It's no secret that in farm country most are unhappy with last year's attempts by the Environmental Protection Agency to increase regulations for everything from spray drift to greenhouse gases.
By looking at the increase in EPA's budget once President Barack Obama entered office, it's no surprise to see how EPA has been able to accomplish so much. In fiscal year 2009, EPA's budget was $7.643 billion with a workforce of 16,988. In fiscal year 2010 that increased to $10.297 billion with 17,278 workers.
Last year Congress was unable to pass budget bills, meaning this year's Congress which is more budget conscious and questioning of Obama's policies will control the purse strings and increase oversight hearings.
Otto Doering, agricultural economist at Purdue University, says Republicans on the Hill will try to decimate EPA's budget. He said most people agree it was a political mistake by the agency to try to regulate carbon dioxide emissions, and this year they'll pay for it.
Mary Kay Thatcher, policy analyst with American Farm Bureau Federation, states she doesn't anticipate EPA "backing off one ounce from where they were at last year" on hot issues. However, she says House Speaker John Boehner will institute a tremendous amount of oversight.
"EPA really overreached and it is somewhat of bipartisan concern," Thatcher adds. Not every regulation will get overturned or scaled-back, but Thatcher said agriculture will have to decide which battles need to be fought.
At their annual meeting, AFBF delegates approved a resolution calling for more congressional oversight of the EPA's regulatory actions. They asked Congress to assess the impact that EPA regulations would have on agriculture and to consider legislation to stop EPA's regulation of greenhouse gases.
"EPA's regulatory reach continues to metastasize at the expense of our ability to produce food, fiber and fuel, and EPA often does not recognize the contributions that farmers and ranchers have made to reduce soil loss and produce more with less land, water, nutrients and other inputs," says Bob Stallman, AFBF president. "We need more common sense and less negativity toward production agriculture in the enforcement of the nation's existing environmental statutes."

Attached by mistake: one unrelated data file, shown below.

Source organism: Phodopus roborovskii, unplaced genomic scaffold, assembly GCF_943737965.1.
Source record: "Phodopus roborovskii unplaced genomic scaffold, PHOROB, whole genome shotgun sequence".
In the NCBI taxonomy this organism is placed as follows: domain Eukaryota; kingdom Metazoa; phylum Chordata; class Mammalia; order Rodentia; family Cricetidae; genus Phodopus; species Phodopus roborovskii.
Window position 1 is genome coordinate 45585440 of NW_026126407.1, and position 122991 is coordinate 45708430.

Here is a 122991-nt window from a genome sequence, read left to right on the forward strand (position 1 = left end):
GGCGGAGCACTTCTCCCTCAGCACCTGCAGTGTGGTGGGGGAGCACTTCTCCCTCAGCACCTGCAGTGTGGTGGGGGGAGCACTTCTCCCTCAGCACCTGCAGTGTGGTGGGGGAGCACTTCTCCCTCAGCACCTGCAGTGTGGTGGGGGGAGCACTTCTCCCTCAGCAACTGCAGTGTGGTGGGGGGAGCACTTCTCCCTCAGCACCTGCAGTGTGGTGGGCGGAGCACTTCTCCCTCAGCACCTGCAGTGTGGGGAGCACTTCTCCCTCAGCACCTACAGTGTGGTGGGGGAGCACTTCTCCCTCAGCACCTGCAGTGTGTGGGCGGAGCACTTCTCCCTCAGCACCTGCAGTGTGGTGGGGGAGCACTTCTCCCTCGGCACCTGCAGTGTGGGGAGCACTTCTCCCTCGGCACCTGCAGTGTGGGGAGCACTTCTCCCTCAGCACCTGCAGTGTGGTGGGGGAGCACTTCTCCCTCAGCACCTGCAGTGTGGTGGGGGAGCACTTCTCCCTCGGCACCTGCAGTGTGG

AFBF announced on Jan. 10 that it was filing a federal lawsuit to halt the EPA's Chesapeake Bay pollution regulatory plan. AFBF said that the agency overreached by setting up a plan for the entire 64,000 square-mile Chesapeake watershed, usurped state control, relied on faulty data and failed to account for agriculture's contributions to improving water quality, and provided insufficient information and time for the public to check EPA's actions.
More than 15 legislative and policy initiatives could dramatically change the regulatory environment for cattle producers throughout the country, says Tamara Thies, National Cattlemen's Beef Association's chief environmental counsel.
"The regulatory climate in Washington, D.C. is intense when it comes to environmental issues," says Thies. "Agriculture has become a target for onerous environmental regulation, more so than ever. Our industry has had constant battles with the current administration. There is an ever-increasing number of issues that are amounting to what I call a 'perfect storm' for cattle producers."
Citing the EPA interpretation of greenhouse gas regulation under the Clean Air Act as just one example of how over reaching some of the regulation can be, Thies says, "NCBA does not believe that Congress intended EPA to regulate greenhouse gases under the Clean Air Act, and is supporting congressional efforts to stop EPA from acting outside of its role as an agency. Until Congress acts, EPA should not."
EPA's proposed dust and ammonia regulation, as well as several initiatives focused on water quality and the Clean Water Act are also top concerns.